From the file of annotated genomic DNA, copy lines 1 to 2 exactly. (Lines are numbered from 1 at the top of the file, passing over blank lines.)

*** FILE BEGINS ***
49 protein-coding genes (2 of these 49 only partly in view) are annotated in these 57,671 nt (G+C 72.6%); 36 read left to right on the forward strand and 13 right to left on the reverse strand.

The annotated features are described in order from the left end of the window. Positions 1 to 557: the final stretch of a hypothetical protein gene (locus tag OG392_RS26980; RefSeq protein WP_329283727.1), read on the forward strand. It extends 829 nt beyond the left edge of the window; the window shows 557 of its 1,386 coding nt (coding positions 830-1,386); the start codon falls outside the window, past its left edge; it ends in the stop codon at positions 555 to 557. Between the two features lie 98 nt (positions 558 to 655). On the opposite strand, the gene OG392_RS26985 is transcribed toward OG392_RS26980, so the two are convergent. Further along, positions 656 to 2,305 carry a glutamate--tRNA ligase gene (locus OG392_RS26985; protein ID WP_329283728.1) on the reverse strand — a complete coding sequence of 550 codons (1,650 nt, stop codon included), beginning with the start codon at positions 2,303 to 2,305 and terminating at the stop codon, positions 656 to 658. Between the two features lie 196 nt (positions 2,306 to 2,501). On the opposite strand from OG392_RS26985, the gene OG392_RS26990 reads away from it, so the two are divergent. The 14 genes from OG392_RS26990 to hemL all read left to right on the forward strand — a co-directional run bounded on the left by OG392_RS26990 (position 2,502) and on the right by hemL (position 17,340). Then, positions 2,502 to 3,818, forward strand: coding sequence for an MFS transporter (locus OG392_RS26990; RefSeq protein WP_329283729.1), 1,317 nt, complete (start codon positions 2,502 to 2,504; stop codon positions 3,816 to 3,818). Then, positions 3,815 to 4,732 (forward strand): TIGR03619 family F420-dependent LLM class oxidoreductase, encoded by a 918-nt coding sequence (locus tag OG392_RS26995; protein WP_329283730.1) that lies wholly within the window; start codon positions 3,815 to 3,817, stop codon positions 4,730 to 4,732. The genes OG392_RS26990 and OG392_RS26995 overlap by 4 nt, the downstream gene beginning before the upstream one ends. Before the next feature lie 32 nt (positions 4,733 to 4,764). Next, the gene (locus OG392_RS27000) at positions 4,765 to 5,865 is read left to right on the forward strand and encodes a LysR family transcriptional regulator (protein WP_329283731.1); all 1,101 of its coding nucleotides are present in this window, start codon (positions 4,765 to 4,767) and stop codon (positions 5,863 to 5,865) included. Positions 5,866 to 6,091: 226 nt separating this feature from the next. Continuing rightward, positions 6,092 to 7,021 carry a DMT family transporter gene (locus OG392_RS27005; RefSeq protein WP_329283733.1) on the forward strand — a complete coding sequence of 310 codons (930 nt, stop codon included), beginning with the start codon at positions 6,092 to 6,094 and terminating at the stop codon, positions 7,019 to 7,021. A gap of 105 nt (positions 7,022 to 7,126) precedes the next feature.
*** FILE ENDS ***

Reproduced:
49 protein-coding genes (2 of these 49 only partly in view) are annotated in these 57,671 nt (G+C 72.6%); 36 read left to right on the forward strand and 13 right to left on the reverse strand.

The annotated features are described in order from the left end of the window. Positions 1 to 557: the final stretch of a hypothetical protein gene (locus tag OG392_RS26980; RefSeq protein WP_329283727.1), read on the forward strand. It extends 829 nt beyond the left edge of the window; the window shows 557 of its 1,386 coding nt (coding positions 830-1,386); the start codon falls outside the window, past its left edge; it ends in the stop codon at positions 555 to 557. Between the two features lie 98 nt (positions 558 to 655). On the opposite strand, the gene OG392_RS26985 is transcribed toward OG392_RS26980, so the two are convergent. Further along, positions 656 to 2,305 carry a glutamate--tRNA ligase gene (locus OG392_RS26985; protein ID WP_329283728.1) on the reverse strand — a complete coding sequence of 550 codons (1,650 nt, stop codon included), beginning with the start codon at positions 2,303 to 2,305 and terminating at the stop codon, positions 656 to 658. Between the two features lie 196 nt (positions 2,306 to 2,501). On the opposite strand from OG392_RS26985, the gene OG392_RS26990 reads away from it, so the two are divergent. The 14 genes from OG392_RS26990 to hemL all read left to right on the forward strand — a co-directional run bounded on the left by OG392_RS26990 (position 2,502) and on the right by hemL (position 17,340). Then, positions 2,502 to 3,818, forward strand: coding sequence for an MFS transporter (locus OG392_RS26990; RefSeq protein WP_329283729.1), 1,317 nt, complete (start codon positions 2,502 to 2,504; stop codon positions 3,816 to 3,818). Then, positions 3,815 to 4,732 (forward strand): TIGR03619 family F420-dependent LLM class oxidoreductase, encoded by a 918-nt coding sequence (locus tag OG392_RS26995; protein WP_329283730.1) that lies wholly within the window; start codon positions 3,815 to 3,817, stop codon positions 4,730 to 4,732. The genes OG392_RS26990 and OG392_RS26995 overlap by 4 nt, the downstream gene beginning before the upstream one ends. Before the next feature lie 32 nt (positions 4,733 to 4,764). Next, the gene (locus OG392_RS27000) at positions 4,765 to 5,865 is read left to right on the forward strand and encodes a LysR family transcriptional regulator (protein WP_329283731.1); all 1,101 of its coding nucleotides are present in this window, start codon (positions 4,765 to 4,767) and stop codon (positions 5,863 to 5,865) included. Positions 5,866 to 6,091: 226 nt separating this feature from the next. Continuing rightward, positions 6,092 to 7,021 carry a DMT family transporter gene (locus OG392_RS27005; RefSeq protein WP_329283733.1) on the forward strand — a complete coding sequence of 310 codons (930 nt, stop codon included), beginning with the start codon at positions 6,092 to 6,094 and terminating at the stop codon, positions 7,019 to 7,021. A gap of 105 nt (positions 7,022 to 7,126) precedes the next feature.